Let them know that chimpanzees cannot be trained for entertainment by positive reinforcement alone, and brutal training practices in the entertainment industry are well documented. Remind them that in addition to welfare concerns, using chimpanzees in the media seriously hinders conservation efforts of free-living chimpanzees.
You may send your letter to the CEO of Capital One, Richard Fairbank at email@example.com
You can also view this alert on PETA’s action webpage.
Sample Letter to Capital One:
Dear Mr. Fairbank:
I was extremely disappointed to hear that Capital One has chosen to air a commercial featuring a young chimpanzee. You should know that great apes used in entertainment are torn away from their mothers as infants, often repeatedly beaten during training, and then discarded when they become too strong to be managed.
Using a chimpanzee for a cheap laugh sends the message that these amazing beings are simply props. Surely you are aware that chimpanzees are endangered species in critical need of protection? You are exploiting chimpanzees for your own profits and this is an unacceptable business practice.
Please make the compassionate decision to remove the commercial from the air, and please consider to never exploit great apes for entertainment purposes again. Thank you for your consideration of my comments on this urgent matter.
[Your name here]
[Your city & state]
If you send an e-mail to Capital One, please remember to BCC Primate Patrol at PrimatePatrol@ChimpSanctuaryNW.org for tracking purposes. Thank you!
My family lives in New Mexico and my very sharp and active 89-year-old grandmother, who is a supporter of the Cle Elum Seven, sent me word of this great news this morning.
(for background information about the Alamogordo chimpanzees, visit: http://retirethechimps.org/)
Here’s the beginning of a story that the Albuquerque Journal published today:
By Rene Romo
Copyright © 2010 Albuquerque Journal
Journal Southern Bureau
LAS CRUCES — The nearly 200 chimps housed at a federal facility in Alamogordo have won a temporary reprieve from being transferred to another site, where they were to become test subjects, according to the Governor’s Office.
In a phone call received late Thursday afternoon, an official with the National Institutes of Health informed Gov. Bill Richardson that the chimps will not be transferred until the National Academy of Sciences completes a review of policies related to the use of chimpanzees in biomedical research, according to a governor’s spokeswoman.
The review is expected to postpone the chimp transfer for about two years, said Richardson spokesman Alarie Ray-Garcia.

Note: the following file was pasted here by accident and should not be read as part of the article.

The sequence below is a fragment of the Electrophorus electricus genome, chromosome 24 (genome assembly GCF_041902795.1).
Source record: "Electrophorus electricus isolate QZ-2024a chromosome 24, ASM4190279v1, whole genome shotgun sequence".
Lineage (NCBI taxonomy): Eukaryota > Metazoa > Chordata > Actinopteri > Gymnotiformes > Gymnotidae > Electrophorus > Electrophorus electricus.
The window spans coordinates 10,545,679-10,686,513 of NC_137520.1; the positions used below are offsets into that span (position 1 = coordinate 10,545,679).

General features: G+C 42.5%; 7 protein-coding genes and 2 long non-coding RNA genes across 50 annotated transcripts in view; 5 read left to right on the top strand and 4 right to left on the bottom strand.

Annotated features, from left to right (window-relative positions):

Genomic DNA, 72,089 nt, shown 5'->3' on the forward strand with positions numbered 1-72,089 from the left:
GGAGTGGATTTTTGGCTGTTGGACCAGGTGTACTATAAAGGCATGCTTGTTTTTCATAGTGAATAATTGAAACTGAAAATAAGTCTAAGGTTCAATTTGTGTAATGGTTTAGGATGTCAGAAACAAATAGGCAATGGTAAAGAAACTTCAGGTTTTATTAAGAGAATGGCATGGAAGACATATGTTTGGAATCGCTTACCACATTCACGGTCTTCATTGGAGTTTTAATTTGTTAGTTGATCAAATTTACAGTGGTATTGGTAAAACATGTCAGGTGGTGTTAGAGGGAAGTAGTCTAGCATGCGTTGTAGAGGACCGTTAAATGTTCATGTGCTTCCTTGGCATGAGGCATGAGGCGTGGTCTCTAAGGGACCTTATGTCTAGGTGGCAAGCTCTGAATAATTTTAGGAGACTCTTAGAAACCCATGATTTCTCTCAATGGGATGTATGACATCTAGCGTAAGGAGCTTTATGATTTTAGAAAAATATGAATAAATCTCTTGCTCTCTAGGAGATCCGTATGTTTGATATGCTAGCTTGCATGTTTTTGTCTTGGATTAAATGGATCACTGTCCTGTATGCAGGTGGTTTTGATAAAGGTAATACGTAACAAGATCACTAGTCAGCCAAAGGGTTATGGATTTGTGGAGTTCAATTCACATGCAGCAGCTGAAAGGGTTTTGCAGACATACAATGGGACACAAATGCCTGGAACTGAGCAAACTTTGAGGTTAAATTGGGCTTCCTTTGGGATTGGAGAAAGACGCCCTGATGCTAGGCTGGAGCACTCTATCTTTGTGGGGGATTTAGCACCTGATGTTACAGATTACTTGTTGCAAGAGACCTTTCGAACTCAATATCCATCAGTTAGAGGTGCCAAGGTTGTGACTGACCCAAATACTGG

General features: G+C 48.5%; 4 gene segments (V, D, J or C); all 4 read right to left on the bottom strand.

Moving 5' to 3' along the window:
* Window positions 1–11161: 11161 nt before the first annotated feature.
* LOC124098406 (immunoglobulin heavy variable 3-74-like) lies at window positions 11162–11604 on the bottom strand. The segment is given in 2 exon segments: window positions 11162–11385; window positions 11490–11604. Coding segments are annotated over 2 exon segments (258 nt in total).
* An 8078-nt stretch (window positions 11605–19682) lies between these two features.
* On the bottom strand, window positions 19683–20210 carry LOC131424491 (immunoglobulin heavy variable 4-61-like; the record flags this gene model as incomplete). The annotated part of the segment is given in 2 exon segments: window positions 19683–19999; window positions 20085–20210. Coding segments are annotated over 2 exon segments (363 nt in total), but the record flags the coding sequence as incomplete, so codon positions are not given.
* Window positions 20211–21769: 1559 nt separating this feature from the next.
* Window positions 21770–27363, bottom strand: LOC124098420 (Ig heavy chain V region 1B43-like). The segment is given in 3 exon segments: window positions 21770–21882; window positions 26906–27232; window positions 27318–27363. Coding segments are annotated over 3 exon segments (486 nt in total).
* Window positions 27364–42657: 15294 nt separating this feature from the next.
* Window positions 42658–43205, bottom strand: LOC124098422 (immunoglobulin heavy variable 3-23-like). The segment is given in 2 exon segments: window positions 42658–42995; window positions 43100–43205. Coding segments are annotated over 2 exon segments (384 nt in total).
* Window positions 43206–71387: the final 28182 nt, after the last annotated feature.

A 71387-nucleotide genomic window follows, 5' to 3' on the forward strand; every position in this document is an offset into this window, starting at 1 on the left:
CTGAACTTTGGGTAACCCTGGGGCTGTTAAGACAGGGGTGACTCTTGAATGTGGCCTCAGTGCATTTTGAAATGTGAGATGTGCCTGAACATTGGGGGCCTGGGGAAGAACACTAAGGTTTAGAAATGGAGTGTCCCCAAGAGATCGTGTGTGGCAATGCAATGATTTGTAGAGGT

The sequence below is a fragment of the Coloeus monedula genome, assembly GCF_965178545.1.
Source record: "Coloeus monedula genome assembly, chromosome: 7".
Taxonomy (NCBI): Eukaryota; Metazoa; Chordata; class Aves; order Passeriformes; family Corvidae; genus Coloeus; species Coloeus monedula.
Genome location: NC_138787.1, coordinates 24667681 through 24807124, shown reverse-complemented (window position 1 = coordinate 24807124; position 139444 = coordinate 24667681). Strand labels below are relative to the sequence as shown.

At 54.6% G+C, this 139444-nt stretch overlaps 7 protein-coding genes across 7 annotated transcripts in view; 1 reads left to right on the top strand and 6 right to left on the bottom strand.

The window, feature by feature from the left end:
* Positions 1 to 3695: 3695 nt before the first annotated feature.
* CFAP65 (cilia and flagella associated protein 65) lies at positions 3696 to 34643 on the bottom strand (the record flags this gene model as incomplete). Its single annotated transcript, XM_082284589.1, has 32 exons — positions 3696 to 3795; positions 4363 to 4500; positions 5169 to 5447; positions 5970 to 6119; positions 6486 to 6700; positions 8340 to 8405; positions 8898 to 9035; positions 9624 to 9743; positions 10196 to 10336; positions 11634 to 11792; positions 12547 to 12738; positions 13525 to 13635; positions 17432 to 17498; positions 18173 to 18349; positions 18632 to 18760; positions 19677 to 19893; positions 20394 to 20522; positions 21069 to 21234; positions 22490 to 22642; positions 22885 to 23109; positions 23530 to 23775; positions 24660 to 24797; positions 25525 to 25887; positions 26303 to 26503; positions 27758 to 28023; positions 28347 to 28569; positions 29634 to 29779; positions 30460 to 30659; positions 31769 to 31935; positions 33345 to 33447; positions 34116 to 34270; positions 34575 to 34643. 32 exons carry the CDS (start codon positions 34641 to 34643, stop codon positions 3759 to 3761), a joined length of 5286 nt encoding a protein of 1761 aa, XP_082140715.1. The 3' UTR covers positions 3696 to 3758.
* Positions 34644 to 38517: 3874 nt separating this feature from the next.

“Until the study is completed, there will be no transfer of the chimps,” Ray-Garcia said.
Today, Jody’s son Levi turns 27. He has been a research subject his entire life. The note in Jody’s file for this day twenty-seven years ago simply says, “Delivered healthy infant male #88 – removed & taken to nursery.” If she got a glimpse of Levi that day, it was probably the last time Jody saw her son.
Six weeks later, an adult male chimpanzee was transferred into Jody’s cage in the hopes of “breeding” her again.
Levi was among the unlucky group of chimpanzees who have already been moved from the Alamogordo Primate Facility to the Southwest National Primate Research Center in San Antonio, Texas.
Also, for Jody and Levi, please support the Great Ape Protection Act, which would permanently retire all chimpanzees currently supported by the federal government and would ban the use of great apes in invasive biomedical research. Visit the HSUS TAKE ACTION link to contact your reps.
For inspiration, watch 10-year-old Brandon Wood’s video below. Brandon is one of the most active chimpanzee advocates out there. The dedication of someone so young is remarkable. You can follow Brandon through his blog, his Facebook page or on Twitter. Visit his sites and thank him for working so hard for chimpanzees.
New Mexico Governor Bill Richardson is a hero for chimpanzees. Two days ago he filed a complaint with the United States Department of Agriculture (USDA) to investigate the transfer of the remaining 186 chimpanzees at the Alamogordo Primate Facility (APF). Since then he has been busy with press conferences and interviews with the media about this complaint, which is supported by the Physicians Committee for Responsible Medicine (PCRM) and Animal Protection of New Mexico.
The complaint asks the USDA to investigate whether transferring the chimpanzees from APF to a biomedical research laboratory in Texas violates the Animal Welfare Act, which prohibits the transportation of ill, injured or physically distressed primates. Many of the chimpanzees, such as Flo (53 years old), are elderly and suffer from chronic diseases as a result of their age and their history as biomedical research subjects.